Of much greater merit, although it too is inspired by hatred, is Plato’s description of tyranny and especially of the transition to it. He insists that he describes things which he has seen himself; no doubt, the allusion is to his experiences at the court of the older Dionysius, tyrant of Syracuse. The transition from democracy to tyranny, Plato says, is most easily brought about by a popular leader who knows how to exploit the class antagonism between the rich and the poor within the democratic state, and who succeeds in building up a bodyguard or a private army of his own. The people who have hailed him first as the champion of freedom are soon enslaved; and then they must fight for him, in ‘one war after another which he must stir up .. because he must make the people feel the need of a general’. With tyranny, the most abject state is reached.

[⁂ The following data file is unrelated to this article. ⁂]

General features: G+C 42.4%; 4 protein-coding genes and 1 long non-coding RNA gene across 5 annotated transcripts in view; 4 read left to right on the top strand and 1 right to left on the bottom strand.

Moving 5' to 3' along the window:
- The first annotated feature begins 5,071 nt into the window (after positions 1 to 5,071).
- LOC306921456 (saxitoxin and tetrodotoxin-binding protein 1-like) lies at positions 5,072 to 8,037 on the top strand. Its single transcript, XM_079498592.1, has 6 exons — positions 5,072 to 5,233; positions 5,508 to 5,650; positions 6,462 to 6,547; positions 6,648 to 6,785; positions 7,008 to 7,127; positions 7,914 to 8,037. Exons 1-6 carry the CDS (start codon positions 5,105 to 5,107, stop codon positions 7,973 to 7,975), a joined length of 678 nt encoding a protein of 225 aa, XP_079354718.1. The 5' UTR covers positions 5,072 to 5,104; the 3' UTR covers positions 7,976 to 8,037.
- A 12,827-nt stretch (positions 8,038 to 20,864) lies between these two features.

Here is the sketch for the Ideal State, the Republic, often interpreted as a progressive Utopian program. The main thing is to avoid class war and so the structure is a rigid hierarchy, with the rulers and their auxiliaries at the top and the remainder of the population enslaved below. The mass of the people were of no interest to Plato and he even went to the extreme of prohibiting the rulers to legislate for the lower orders or have any concern for their petty problems (see the note below).